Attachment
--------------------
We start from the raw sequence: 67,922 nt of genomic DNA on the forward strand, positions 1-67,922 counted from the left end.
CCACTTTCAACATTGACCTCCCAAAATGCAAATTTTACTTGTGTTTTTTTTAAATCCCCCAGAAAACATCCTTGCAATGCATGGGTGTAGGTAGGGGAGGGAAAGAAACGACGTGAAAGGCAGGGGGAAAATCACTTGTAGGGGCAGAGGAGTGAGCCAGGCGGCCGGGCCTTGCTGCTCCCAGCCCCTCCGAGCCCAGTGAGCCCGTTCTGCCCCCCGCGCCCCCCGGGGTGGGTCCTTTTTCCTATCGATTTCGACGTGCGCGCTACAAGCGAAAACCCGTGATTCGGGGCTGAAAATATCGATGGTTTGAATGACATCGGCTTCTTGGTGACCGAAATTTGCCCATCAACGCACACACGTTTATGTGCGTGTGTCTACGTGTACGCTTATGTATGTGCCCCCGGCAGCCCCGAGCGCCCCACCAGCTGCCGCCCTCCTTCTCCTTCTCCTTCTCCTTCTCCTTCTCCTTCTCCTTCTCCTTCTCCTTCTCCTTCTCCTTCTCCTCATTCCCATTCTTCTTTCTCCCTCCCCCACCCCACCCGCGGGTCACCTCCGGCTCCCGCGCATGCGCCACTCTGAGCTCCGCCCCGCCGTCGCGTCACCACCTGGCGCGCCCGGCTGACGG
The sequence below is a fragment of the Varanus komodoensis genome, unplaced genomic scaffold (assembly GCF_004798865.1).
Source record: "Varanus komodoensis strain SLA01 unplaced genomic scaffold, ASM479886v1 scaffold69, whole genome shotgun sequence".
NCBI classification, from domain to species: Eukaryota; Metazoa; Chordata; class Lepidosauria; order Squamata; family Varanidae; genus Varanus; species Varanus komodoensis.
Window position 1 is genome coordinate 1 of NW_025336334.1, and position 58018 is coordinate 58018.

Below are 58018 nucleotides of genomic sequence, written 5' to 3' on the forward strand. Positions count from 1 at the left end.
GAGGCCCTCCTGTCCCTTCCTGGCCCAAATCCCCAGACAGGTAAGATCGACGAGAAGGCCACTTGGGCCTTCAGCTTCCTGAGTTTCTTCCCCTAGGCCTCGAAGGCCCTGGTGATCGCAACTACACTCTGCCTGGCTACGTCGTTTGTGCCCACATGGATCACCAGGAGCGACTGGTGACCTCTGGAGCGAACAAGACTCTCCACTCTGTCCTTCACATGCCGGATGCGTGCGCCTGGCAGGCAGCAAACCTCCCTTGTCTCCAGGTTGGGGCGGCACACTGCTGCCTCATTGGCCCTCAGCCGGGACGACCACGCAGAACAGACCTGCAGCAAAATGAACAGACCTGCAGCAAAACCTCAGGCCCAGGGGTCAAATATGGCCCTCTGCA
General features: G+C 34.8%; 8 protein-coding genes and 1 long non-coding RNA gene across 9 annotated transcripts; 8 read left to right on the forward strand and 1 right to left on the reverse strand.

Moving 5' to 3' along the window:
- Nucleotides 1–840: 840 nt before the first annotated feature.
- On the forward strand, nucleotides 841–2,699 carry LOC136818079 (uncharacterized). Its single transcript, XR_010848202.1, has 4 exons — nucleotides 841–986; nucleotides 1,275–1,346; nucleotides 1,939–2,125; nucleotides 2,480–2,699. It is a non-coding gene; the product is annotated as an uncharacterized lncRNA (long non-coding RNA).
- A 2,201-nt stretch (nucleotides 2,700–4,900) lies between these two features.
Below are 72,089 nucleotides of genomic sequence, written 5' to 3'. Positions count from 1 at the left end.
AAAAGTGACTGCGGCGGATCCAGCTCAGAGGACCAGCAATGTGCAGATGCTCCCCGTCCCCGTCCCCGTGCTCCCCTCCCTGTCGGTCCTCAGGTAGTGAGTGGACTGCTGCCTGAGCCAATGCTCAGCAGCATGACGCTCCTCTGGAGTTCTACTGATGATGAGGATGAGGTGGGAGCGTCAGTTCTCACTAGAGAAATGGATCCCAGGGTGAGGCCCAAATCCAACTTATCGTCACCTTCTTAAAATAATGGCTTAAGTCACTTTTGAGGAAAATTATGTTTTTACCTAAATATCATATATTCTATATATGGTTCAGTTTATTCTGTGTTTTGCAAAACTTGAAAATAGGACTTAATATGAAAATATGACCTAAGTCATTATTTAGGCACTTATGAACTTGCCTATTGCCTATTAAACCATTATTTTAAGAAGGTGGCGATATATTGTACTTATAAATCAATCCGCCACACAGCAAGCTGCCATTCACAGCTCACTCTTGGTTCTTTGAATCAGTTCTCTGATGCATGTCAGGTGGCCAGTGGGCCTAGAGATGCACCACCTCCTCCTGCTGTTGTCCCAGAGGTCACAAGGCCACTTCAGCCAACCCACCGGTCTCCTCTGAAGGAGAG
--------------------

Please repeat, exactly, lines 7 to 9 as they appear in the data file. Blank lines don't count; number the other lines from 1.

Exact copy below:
Below are 58018 nucleotides of genomic sequence, written 5' to 3' on the forward strand. Positions count from 1 at the left end.
GAGGCCCTCCTGTCCCTTCCTGGCCCAAATCCCCAGACAGGTAAGATCGACGAGAAGGCCACTTGGGCCTTCAGCTTCCTGAGTTTCTTCCCCTAGGCCTCGAAGGCCCTGGTGATCGCAACTACACTCTGCCTGGCTACGTCGTTTGTGCCCACATGGATCACCAGGAGCGACTGGTGACCTCTGGAGCGAACAAGACTCTCCACTCTGTCCTTCACATGCCGGATGCGTGCGCCTGGCAGGCAGCAAACCTCCCTTGTCTCCAGGTTGGGGCGGCACACTGCTGCCTCATTGGCCCTCAGCCGGGACGACCACGCAGAACAGACCTGCAGCAAAATGAACAGACCTGCAGCAAAACCTCAGGCCCAGGGGTCAAATATGGCCCTCTGCA
General features: G+C 34.8%; 8 protein-coding genes and 1 long non-coding RNA gene across 9 annotated transcripts; 8 read left to right on the forward strand and 1 right to left on the reverse strand.